Sherrod, Leslie J.

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Sherrod, Leslie J.


Married; children: two. Education: University of Maryland at College Park, B.S.; attended Johns Hopkins University. Hobbies and other interests: Attending community and cultural events, reading, Bible study, museums, movies, food.


Home—Baltimore, MD. E-mail—[email protected]


Writer, novelist, poet, and entrepreneur. Paintbrush Poetry (a gift items business), co-owner and operator. Worked as a human-services professional at an outpatient mental health program in Baltimore, MD.


Like Sheep Gone Astray, Warner Books (New York, NY), 2006.


Leslie J. Sherrod is a writer and novelist from Baltimore, Maryland. A former humanservices professional in a mental health program in Baltimore, Sherrod is a full-time writer. A dedicated member of the Mount Pleasant Church and Ministries, Sherrod aims to inspire and comfort her readers with "suspenseful, fun, and thought-provoking stories" that give her readers "hope and encouragement to live out their God-given dreams and purposes," commented a biographer on the author's home page.

In her debut novel, Like Sheep Gone Astray, Sherrod tells the story of Anthony Murdock and his wife, Terri, whose lives are shattered by the divisive power of money and greed but who are healed by the power of faith in God. As an account executive at a prestigious development company, Anthony was in a prime position to go after the wealth he had always sought. When he accepts a large bribe for his influence over construction of a railroad corridor in the downtown area, he suddenly has the wealth he had wanted, but is unsure how to react to it. When Terri discovers the enormous windfall, she wonders why Anthony had not told her that they had suddenly become millionaires. Soon, she begins to spend the newfound money on fine clothes, jewelry, and other things intended to make her the envy of all around her. Complicating Anthony's choice is the knowledge that the railroad corridor he has been convinced to support will destroy the plans for a humanitarian project designed to build a shelter for the poor. Struggling with his battered conscience, Anthony must decide whether to keep quiet and enjoy the benefits of his new riches or do the right thing and own up to his mistake. If he chooses the latter, he will have to figure out how to make up for his error without either losing his wife or risking a jail term. "Like Sheep Gone Astray shows readers how one man's actions can affect everyone around him—and how lack of communication between a husband and wife can cause all kinds of unnecessary problems," commented reviewer Margaret Marr on Booklist reviewer John Mort called the novel a "fine character study" as well as a "thoughtful examination of the modern—and eternal—curse of greed."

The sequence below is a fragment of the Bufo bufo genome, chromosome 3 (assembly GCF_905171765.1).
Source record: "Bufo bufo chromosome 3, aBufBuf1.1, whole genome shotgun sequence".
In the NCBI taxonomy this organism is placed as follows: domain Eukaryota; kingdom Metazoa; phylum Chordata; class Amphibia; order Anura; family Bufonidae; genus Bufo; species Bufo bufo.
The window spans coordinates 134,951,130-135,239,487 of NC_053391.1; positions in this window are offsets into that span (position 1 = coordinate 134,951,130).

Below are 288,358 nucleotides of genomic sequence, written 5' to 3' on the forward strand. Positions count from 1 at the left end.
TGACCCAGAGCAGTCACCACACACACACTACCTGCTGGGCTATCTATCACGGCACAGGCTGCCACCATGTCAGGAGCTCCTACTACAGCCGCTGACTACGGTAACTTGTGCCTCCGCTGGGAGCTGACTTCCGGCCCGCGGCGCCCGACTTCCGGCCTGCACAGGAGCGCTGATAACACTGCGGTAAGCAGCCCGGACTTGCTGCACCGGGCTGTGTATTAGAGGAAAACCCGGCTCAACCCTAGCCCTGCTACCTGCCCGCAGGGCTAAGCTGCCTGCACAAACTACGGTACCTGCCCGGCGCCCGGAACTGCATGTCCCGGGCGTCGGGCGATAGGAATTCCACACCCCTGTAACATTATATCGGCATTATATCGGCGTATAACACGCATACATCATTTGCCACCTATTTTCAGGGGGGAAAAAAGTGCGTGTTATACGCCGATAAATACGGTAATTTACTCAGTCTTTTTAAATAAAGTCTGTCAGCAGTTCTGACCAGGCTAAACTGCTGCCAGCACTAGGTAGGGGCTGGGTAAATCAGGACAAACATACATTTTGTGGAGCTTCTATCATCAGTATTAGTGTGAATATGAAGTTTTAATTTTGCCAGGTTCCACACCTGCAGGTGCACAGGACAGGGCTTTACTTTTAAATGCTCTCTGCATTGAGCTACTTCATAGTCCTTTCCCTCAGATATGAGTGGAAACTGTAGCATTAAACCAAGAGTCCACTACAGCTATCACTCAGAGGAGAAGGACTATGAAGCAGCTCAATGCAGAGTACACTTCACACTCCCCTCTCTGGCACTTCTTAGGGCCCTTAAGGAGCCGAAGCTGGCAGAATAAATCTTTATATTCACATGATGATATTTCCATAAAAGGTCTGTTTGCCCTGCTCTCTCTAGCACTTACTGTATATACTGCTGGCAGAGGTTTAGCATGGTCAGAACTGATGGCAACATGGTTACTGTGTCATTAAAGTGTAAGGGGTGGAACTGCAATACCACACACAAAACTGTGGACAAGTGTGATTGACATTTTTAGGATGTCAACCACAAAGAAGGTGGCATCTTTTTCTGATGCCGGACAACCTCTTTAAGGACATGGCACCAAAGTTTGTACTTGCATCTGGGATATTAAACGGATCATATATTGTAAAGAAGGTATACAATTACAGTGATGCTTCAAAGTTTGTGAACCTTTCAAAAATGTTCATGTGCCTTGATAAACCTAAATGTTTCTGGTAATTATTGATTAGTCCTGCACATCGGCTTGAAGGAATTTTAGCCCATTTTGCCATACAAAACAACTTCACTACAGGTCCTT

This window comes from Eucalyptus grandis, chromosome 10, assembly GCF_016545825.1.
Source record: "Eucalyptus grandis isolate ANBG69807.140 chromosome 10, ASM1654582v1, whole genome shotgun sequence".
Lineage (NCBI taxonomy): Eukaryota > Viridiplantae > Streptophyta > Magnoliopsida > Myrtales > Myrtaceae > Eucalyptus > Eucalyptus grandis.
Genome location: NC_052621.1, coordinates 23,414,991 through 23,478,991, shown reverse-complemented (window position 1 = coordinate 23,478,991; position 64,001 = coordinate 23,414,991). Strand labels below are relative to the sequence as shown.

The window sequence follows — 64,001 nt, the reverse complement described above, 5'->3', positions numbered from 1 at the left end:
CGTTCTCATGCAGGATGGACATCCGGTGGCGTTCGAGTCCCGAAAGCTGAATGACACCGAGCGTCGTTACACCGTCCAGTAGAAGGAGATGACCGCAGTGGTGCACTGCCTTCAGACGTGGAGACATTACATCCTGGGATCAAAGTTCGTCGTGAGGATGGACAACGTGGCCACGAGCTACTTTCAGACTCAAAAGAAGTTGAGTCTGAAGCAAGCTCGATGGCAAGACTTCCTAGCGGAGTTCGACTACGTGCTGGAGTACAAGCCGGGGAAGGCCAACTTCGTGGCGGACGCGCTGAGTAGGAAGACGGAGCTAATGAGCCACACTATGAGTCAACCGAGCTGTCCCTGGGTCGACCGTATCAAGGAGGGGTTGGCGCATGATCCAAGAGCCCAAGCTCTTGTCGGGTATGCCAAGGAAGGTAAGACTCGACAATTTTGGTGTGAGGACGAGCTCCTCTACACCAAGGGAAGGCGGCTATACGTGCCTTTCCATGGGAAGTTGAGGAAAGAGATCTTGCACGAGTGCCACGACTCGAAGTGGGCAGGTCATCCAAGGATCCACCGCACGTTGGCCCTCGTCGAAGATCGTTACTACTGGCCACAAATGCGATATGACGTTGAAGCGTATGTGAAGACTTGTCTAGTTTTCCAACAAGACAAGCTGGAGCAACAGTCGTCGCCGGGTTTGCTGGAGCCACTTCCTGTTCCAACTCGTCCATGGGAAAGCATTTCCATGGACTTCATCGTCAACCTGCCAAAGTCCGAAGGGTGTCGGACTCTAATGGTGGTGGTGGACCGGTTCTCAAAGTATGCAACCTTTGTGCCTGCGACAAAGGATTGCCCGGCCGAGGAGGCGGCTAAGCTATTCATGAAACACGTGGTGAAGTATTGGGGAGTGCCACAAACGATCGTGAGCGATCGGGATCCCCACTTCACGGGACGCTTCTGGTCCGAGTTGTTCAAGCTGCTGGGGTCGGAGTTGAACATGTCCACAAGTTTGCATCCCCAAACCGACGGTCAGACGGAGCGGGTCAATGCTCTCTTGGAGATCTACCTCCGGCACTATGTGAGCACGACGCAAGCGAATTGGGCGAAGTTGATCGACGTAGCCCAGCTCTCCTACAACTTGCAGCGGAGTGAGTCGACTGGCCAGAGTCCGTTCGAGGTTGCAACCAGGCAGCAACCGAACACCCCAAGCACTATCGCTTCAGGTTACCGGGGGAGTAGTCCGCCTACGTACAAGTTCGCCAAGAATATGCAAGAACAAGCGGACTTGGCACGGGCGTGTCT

Booklist, October 1, 2006, John Mort, review of Like Sheep Gone Astray, p. 32.


Armchair Interviews, (August 4, 2007), Debra Kiefat, review of Like Sheep Gone Astray.

Hachette Book Group Web site, (August 4, 2007), biography of Leslie J. Sherrod.

Leslie J. Sherrod Home Page, (August 4, 2007)., (August 4, 2007), Margaret Marr, review of Like Sheep Gone Astray.

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Sherrod, Leslie J.

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